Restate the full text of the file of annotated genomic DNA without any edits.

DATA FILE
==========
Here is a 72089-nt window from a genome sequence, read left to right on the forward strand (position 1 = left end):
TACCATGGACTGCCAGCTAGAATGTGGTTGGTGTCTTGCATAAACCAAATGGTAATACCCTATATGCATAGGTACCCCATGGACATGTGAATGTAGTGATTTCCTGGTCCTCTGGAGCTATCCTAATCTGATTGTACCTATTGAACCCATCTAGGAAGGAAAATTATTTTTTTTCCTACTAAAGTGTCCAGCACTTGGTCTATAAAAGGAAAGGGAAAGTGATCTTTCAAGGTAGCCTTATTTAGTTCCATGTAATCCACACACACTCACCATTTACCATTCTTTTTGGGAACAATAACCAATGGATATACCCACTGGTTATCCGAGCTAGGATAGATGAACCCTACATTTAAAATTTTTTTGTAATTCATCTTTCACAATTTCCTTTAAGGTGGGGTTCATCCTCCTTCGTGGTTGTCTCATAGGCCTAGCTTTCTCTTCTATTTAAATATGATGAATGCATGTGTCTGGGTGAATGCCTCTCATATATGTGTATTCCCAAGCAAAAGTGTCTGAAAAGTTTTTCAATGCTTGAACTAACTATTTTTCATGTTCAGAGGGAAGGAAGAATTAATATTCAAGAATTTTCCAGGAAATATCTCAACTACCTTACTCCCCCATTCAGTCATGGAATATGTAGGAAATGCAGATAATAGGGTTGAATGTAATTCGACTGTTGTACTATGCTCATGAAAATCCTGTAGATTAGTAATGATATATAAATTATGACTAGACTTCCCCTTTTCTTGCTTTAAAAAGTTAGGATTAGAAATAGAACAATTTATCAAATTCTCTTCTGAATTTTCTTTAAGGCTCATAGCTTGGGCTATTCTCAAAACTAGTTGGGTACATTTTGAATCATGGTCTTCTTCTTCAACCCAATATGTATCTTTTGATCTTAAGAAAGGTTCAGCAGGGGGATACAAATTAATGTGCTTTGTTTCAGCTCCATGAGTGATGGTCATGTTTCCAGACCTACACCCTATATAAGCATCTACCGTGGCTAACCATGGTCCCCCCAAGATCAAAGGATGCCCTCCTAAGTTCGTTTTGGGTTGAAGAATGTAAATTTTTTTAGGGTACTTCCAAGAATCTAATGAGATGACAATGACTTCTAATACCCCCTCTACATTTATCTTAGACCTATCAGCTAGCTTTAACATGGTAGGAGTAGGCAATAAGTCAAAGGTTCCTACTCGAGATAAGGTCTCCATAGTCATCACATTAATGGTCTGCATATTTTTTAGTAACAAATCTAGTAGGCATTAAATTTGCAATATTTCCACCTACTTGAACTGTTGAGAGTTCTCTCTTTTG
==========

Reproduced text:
Here is a 72089-nt window from a genome sequence, read left to right on the forward strand (position 1 = left end):
TACCATGGACTGCCAGCTAGAATGTGGTTGGTGTCTTGCATAAACCAAATGGTAATACCCTATATGCATAGGTACCCCATGGACATGTGAATGTAGTGATTTCCTGGTCCTCTGGAGCTATCCTAATCTGATTGTACCTATTGAACCCATCTAGGAAGGAAAATTATTTTTTTTCCTACTAAAGTGTCCAGCACTTGGTCTATAAAAGGAAAGGGAAAGTGATCTTTCAAGGTAGCCTTATTTAGTTCCATGTAATCCACACACACTCACCATTTACCATTCTTTTTGGGAACAATAACCAATGGATATACCCACTGGTTATCCGAGCTAGGATAGATGAACCCTACATTTAAAATTTTTTTGTAATTCATCTTTCACAATTTCCTTTAAGGTGGGGTTCATCCTCCTTCGTGGTTGTCTCATAGGCCTAGCTTTCTCTTCTATTTAAATATGATGAATGCATGTGTCTGGGTGAATGCCTCTCATATATGTGTATTCCCAAGCAAAAGTGTCTGAAAAGTTTTTCAATGCTTGAACTAACTATTTTTCATGTTCAGAGGGAAGGAAGAATTAATATTCAAGAATTTTCCAGGAAATATCTCAACTACCTTACTCCCCCATTCAGTCATGGAATATGTAGGAAATGCAGATAATAGGGTTGAATGTAATTCGACTGTTGTACTATGCTCATGAAAATCCTGTAGATTAGTAATGATATATAAATTATGACTAGACTTCCCCTTTTCTTGCTTTAAAAAGTTAGGATTAGAAATAGAACAATTTATCAAATTCTCTTCTGAATTTTCTTTAAGGCTCATAGCTTGGGCTATTCTCAAAACTAGTTGGGTACATTTTGAATCATGGTCTTCTTCTTCAACCCAATATGTATCTTTTGATCTTAAGAAAGGTTCAGCAGGGGGATACAAATTAATGTGCTTTGTTTCAGCTCCATGAGTGATGGTCATGTTTCCAGACCTACACCCTATATAAGCATCTACCGTGGCTAACCATGGTCCCCCCAAGATCAAAGGATGCCCTCCTAAGTTCGTTTTGGGTTGAAGAATGTAAATTTTTTTAGGGTACTTCCAAGAATCTAATGAGATGACAATGACTTCTAATACCCCCTCTACATTTATCTTAGACCTATCAGCTAGCTTTAACATGGTAGGAGTAGGCAATAAGTCAAAGGTTCCTACTCGAGATAAGGTCTCCATAGTCATCACATTAATGGTCTGCATATTTTTTAGTAACAAATCTAGTAGGCATTAAATTTGCAATATTTCCACCTACTTGAACTGTTGAGAGTTCTCTCTTTTG